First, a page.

In the first Sex and the City movie, Carrie and Charlotte go shopping for a new desk as part of the former’s apartment redecoration efforts. “It’s all about the desk,” the character says while browsing. “If I find the desk, the writing will come.”
The idea that a single object—whether a desk, a dress, a bag or shoes—might not bring happiness in and of itself but could become a conduit to a state of being that brings us joy turns out to be the kind of thought process that we were advised to embark on at the start of the pandemic. “Put on something nice and feel good about yourself,” online therapy classes would urge us. The clothes themselves might not bring you happiness, but they will help your overall state of being.
The point of Sex and the City, at least when it comes to fashion, is that the way we dress and, by extension, the accessories we don, can and should affect our moods. And how true to reality does that sound when looked at post-2020? A mere glimpse at the way the fashion industry has dealt with the pandemic makes that obvious. Companies are creating loungewear pieces that people feel comfortable in without feeling (pardon my French) gross in. Although the essence of loungewear has always been comfort, it has now garnered a second scope that encompasses mood-lifting. Sure, we don’t need to wear jeans or a tie while working from home… but who says we can’t look good while being comfortable? Clothing companies have clearly noticed: According to Business Wire, the “sleepwear and loungewear market is poised to grow by $19.5 billion during 2020-2024.” In case you were wondering, that’s a pretty big leap.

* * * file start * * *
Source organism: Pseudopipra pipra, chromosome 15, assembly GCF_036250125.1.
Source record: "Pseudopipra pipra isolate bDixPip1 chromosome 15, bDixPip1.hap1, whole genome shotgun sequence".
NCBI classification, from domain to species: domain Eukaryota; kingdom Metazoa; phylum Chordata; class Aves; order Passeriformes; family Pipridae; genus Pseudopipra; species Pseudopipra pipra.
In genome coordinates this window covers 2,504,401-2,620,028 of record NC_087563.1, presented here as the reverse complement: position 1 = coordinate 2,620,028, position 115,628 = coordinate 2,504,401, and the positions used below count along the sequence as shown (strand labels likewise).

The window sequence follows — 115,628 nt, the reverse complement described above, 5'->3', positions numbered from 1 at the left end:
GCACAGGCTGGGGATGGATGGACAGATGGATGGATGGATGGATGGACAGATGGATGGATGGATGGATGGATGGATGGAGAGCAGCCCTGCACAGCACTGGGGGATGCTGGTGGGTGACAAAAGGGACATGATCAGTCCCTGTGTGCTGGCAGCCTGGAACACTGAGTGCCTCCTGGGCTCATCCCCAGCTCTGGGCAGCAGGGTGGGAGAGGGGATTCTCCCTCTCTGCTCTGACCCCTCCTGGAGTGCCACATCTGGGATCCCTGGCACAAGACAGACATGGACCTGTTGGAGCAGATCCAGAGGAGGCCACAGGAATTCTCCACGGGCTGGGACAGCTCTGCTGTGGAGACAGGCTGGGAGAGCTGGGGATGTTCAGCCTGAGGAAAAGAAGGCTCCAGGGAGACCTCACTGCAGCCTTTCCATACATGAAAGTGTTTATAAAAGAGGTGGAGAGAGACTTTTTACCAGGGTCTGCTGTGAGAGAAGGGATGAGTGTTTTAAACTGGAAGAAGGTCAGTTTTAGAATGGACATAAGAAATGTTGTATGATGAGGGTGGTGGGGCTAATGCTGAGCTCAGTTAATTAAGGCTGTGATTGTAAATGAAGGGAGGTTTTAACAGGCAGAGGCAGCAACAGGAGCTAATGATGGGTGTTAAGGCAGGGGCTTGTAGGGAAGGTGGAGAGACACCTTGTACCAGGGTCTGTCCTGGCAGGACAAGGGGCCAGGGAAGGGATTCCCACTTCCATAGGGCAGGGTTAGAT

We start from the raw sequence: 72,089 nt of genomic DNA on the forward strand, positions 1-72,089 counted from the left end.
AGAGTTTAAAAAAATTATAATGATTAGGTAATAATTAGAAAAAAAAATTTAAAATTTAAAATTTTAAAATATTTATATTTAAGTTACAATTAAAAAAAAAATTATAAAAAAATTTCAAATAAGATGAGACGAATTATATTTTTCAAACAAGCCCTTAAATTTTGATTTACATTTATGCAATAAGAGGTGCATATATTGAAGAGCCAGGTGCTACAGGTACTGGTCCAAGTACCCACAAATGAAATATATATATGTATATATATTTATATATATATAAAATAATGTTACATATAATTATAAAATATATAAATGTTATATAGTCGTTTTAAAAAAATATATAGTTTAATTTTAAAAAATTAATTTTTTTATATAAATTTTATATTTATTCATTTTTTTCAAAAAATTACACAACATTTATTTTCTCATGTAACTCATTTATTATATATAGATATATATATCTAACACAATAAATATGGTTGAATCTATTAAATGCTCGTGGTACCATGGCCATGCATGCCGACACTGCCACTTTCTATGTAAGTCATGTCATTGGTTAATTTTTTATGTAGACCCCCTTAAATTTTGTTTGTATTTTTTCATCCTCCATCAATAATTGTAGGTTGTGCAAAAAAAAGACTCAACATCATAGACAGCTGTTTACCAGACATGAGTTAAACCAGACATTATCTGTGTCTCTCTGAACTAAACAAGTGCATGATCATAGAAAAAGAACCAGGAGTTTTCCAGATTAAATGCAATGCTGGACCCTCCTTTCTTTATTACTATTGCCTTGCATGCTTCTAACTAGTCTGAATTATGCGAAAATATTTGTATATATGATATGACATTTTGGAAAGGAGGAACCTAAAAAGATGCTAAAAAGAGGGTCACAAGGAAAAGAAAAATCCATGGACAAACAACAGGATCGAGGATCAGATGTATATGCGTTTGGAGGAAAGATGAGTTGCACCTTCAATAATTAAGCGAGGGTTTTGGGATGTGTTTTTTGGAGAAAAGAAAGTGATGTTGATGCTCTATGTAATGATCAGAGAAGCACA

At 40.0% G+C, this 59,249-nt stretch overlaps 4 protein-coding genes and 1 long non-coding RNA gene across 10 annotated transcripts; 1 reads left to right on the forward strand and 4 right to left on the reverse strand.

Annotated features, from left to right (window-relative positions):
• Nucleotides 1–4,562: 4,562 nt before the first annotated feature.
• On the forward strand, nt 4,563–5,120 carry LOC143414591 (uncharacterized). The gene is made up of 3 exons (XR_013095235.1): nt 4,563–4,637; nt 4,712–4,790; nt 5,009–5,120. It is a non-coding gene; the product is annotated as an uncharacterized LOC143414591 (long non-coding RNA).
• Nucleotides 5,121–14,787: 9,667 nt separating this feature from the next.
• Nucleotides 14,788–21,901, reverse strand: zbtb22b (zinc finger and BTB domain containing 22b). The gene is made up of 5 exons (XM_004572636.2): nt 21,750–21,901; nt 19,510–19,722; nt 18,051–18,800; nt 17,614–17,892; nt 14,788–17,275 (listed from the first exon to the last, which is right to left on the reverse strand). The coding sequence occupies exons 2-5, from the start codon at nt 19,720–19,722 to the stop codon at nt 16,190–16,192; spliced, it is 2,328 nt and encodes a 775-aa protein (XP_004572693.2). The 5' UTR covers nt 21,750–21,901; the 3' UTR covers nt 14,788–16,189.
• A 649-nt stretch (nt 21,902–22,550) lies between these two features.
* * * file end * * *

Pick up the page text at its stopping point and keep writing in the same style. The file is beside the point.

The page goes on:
Is it wrong to place that much importance on an object? Perhaps. But if there is anything that the pandemic has taught us it’s that we should suck happiness out every single corner of our existences that we could clench our teeth into, because life is too short. If dressing up allows us to go out with a smile—and watching a single episode of Sex and the City will remind you of what that feels like—then more power to dressing up.
Interestingly enough, the news about a reboot came smack-dab in the middle of global lockdown orders. Although the excitement prompted by the announcement clearly has much to do with the millions of fans that the show, considered a pillar of television history for better or worse, has amassed throughout the years, I can’t help but wonder (did you see what I did there?) if part of the joy is about viewers remembering that there was a time in which even wearing sweats was something we put some thought into. That fashion, the way we dress and the clothes and accessories we choose to buy and arrange all over our bodies, are ways to express ourselves to the world but, most importantly, a way to tell ourselves that we matter.
After all, in 2020, we forgot to care about the way we look and, most of the time, caring is the first step towards a betterment of the self. Perhaps, we should consider a Sex and the City marathon to restore faith in ourselves.